168 people applied for the opening. We interviewed 5 which means, if you do the math, that we rejected 163. Our policy was to only notify those who were interviewed but not selected—potentially leaving those 163 in limbo as to their status for weeks and months to come. So instead, once we selected a candidate and that person accepted our offer, I pulled together a rejection letter, printed them off, signed them, and put them in the mail.
End of the story? Not exactly. About 10 days after I sent the rejection letters, I received an email from one of the candidates. He opened by thanking me for letting him know he wasn’t selected for the position, commenting on how rare it is to hear from an organization at all (if only there were a candidate’s bill of rights…but I digress).
But he didn’t stop there. He mentioned that he was still very much interested in working in higher education and asked if I would be willing to meet him for lunch or coffee. About a week later, we were able to connect. He came well prepared, able to talk specifically about the types of positions he’s interested in and how his background lends itself to each one (an absolute must when networking). He also asked thoughtful questions about what it’s like to work in a university environment.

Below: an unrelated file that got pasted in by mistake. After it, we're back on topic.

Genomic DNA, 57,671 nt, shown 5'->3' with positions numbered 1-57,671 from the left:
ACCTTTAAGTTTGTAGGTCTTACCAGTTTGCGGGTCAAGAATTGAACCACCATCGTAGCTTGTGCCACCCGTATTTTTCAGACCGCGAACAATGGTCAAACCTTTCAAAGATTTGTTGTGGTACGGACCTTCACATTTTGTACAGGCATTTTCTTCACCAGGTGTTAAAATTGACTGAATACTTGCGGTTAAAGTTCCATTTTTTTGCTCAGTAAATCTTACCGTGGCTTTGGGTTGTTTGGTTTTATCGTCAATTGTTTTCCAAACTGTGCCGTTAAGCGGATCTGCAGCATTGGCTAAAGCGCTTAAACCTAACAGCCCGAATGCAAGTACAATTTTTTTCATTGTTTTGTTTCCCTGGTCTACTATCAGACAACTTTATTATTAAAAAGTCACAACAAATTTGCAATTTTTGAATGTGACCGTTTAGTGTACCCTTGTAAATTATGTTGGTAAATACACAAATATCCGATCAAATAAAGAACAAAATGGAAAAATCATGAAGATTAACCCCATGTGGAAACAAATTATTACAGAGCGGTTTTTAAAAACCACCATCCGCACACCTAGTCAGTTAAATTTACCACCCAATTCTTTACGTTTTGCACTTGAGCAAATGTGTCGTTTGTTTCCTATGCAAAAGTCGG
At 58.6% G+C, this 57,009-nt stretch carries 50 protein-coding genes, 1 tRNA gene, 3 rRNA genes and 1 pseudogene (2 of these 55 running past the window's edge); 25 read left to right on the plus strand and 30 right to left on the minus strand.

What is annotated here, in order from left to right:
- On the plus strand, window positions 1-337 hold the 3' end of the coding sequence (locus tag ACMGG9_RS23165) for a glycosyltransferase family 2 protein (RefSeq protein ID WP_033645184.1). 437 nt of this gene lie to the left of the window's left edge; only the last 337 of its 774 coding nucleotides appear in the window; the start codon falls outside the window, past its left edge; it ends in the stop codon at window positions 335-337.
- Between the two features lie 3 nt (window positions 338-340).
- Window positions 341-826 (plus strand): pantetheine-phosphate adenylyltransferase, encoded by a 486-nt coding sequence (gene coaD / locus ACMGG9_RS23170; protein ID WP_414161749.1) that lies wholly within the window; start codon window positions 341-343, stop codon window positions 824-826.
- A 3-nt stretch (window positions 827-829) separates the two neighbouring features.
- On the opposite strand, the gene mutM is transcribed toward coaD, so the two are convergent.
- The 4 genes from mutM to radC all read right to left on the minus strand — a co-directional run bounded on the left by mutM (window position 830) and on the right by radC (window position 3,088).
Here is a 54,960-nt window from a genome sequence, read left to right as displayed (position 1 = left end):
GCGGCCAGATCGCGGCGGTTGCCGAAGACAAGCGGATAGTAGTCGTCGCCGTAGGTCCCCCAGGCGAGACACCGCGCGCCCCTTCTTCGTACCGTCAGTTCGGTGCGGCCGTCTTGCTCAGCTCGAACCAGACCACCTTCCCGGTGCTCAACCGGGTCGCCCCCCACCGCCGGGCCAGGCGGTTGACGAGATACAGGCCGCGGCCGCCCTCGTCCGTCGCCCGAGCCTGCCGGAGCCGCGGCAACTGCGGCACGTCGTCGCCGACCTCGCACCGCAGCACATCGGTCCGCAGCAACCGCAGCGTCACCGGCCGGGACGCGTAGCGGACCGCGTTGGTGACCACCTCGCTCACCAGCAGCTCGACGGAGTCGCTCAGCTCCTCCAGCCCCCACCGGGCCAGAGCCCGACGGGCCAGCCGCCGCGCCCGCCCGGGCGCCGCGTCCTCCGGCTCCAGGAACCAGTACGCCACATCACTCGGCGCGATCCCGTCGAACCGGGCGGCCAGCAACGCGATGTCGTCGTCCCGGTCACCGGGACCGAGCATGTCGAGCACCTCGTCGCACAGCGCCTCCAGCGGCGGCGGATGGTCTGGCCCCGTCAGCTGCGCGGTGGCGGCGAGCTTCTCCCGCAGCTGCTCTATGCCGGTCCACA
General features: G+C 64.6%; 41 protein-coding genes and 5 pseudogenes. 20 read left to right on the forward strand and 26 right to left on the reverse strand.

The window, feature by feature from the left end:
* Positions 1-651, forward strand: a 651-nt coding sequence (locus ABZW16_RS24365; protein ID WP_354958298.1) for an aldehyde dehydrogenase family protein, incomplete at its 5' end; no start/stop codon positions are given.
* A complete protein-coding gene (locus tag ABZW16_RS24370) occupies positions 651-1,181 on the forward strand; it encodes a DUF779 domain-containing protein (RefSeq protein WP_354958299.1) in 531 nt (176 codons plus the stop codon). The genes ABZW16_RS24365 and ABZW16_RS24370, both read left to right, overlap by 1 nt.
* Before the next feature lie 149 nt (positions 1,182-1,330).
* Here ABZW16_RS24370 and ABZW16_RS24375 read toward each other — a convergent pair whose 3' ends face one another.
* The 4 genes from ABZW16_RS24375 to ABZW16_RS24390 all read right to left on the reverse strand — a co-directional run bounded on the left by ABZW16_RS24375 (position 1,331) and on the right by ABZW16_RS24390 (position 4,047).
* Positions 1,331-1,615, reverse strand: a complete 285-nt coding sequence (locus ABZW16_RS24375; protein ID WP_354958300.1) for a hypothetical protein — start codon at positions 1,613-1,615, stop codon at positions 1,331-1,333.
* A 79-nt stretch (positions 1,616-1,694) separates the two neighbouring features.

All in all, it probably took me an hour to draft and mail the rejection letter. We met over coffee for around 30 minutes. If I was able to help someone who was willing to reach out and turn a negative into a positive, it was obviously well worth it. I was able to connect him with one of my colleagues from another department within the University. So, at the very least, he was able to grow his professional network.
On the flip side, I have yet to hear from the other 162. Only 1 person out of 162 reached out to me directly in response to the letter. Now, to be fair, HR did ask me to point any questions or comments to them to keep my inbox and voicemail from exploding…but 1 person tracked me down and reached out.
Colleagues might have thought that I was wasting my time (and a few extra dollars to print and mail the letters) by sending rejection letters, but his email reaffirmed that contacting all candidates in a timely manner regarding their status is the thing to do.
Shawn Graham is Director of MBA Career Services at the University of Pittsburgh and author of Courting Your Career: Match Yourself with the Perfect Job (www.courtingyourcareer.com).